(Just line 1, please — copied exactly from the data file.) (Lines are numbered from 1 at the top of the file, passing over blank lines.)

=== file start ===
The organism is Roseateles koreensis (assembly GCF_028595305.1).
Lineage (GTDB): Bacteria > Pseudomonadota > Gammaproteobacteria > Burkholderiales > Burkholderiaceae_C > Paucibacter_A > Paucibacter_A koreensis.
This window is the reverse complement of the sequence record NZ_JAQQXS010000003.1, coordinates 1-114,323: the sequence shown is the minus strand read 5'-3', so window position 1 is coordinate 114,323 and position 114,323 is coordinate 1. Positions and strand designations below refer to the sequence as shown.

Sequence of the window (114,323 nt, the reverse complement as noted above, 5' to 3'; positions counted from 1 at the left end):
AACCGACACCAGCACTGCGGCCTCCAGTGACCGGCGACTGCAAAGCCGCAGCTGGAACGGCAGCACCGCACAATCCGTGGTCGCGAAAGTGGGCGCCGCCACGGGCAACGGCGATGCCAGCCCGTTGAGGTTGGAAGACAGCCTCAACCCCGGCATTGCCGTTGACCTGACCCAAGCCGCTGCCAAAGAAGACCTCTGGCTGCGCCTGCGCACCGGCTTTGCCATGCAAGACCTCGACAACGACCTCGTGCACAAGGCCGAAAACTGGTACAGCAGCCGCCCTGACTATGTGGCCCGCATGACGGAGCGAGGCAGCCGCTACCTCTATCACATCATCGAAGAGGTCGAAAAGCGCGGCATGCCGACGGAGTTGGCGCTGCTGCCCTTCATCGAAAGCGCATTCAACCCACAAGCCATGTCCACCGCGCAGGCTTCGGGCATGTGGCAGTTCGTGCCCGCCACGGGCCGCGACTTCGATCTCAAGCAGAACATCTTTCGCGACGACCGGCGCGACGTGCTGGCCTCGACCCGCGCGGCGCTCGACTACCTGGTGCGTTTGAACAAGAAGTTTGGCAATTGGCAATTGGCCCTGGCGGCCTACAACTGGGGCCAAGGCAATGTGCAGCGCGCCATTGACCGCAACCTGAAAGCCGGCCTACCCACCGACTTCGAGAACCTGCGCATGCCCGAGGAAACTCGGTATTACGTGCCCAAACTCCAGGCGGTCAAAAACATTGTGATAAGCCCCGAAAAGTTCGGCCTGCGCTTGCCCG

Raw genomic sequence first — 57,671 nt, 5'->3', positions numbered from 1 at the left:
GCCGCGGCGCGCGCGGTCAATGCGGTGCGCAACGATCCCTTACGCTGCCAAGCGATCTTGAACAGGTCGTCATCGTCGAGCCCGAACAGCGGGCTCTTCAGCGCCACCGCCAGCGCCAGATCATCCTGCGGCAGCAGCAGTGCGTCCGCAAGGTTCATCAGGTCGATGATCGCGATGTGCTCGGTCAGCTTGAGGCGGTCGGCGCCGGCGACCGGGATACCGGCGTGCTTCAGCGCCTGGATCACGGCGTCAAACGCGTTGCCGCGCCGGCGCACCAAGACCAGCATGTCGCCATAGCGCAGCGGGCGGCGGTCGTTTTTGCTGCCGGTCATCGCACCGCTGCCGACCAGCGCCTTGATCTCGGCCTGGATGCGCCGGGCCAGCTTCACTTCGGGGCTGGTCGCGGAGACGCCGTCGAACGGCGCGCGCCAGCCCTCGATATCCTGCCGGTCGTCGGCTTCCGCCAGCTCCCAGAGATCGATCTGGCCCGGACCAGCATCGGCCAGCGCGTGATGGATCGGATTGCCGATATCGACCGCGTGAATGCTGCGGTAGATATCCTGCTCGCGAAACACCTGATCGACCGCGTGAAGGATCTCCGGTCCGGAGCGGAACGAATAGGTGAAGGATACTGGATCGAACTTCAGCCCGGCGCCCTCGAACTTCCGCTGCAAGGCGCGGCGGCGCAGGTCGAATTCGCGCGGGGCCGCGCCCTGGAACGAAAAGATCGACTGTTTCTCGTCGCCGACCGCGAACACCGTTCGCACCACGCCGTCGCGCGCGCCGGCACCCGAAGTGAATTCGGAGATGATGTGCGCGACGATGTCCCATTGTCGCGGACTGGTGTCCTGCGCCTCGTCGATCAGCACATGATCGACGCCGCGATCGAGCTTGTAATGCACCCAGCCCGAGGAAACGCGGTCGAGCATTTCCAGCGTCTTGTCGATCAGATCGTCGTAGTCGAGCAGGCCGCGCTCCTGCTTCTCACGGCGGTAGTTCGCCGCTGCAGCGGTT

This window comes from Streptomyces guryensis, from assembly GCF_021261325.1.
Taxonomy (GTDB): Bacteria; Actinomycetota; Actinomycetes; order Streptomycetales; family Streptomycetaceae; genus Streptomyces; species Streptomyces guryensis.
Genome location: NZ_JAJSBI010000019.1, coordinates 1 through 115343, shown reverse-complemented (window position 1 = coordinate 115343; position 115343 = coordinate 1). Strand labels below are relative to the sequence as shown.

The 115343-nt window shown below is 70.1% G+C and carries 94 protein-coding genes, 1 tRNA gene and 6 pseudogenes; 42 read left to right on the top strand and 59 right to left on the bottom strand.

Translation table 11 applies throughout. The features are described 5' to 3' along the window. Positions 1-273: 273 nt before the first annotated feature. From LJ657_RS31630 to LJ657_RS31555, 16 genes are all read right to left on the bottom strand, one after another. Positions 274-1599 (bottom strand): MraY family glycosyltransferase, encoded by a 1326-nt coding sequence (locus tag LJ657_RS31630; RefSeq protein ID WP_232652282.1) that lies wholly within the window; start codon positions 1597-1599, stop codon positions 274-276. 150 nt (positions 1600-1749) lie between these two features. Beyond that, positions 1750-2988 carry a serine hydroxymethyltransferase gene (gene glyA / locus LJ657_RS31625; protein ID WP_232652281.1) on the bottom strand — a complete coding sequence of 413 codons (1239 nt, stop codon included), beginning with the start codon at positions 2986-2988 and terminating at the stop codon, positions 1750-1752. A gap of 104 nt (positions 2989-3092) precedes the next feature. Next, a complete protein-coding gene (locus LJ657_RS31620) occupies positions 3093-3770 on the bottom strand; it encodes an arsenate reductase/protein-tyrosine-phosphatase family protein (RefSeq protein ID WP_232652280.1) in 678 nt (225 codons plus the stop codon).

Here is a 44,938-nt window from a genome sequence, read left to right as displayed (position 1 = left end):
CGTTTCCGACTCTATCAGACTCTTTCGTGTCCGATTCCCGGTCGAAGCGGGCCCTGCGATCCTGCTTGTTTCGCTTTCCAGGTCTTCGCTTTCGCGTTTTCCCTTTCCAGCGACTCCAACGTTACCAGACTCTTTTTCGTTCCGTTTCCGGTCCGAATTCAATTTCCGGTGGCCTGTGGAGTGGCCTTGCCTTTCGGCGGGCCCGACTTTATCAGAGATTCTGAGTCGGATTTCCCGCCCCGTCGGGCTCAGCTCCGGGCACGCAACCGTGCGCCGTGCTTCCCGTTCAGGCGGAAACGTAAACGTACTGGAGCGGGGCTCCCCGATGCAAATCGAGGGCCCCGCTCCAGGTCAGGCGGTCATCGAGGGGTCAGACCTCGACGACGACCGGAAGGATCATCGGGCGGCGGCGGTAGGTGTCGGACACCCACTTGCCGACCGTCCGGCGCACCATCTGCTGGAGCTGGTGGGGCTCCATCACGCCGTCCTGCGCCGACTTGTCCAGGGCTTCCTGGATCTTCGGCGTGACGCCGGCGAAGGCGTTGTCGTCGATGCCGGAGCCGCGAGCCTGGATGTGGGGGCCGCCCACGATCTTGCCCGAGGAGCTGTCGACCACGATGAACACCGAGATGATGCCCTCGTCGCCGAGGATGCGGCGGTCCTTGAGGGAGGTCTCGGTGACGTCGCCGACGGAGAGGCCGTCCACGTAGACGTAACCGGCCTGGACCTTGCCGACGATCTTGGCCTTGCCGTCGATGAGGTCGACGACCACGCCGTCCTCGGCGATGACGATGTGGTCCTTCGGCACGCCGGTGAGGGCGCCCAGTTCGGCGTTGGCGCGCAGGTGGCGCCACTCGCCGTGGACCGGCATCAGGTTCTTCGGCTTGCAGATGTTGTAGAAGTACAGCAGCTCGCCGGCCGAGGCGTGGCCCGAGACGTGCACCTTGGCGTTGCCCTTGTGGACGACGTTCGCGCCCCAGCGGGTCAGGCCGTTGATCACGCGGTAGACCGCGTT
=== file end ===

The organism is Roseateles koreensis (assembly GCF_028595305.1).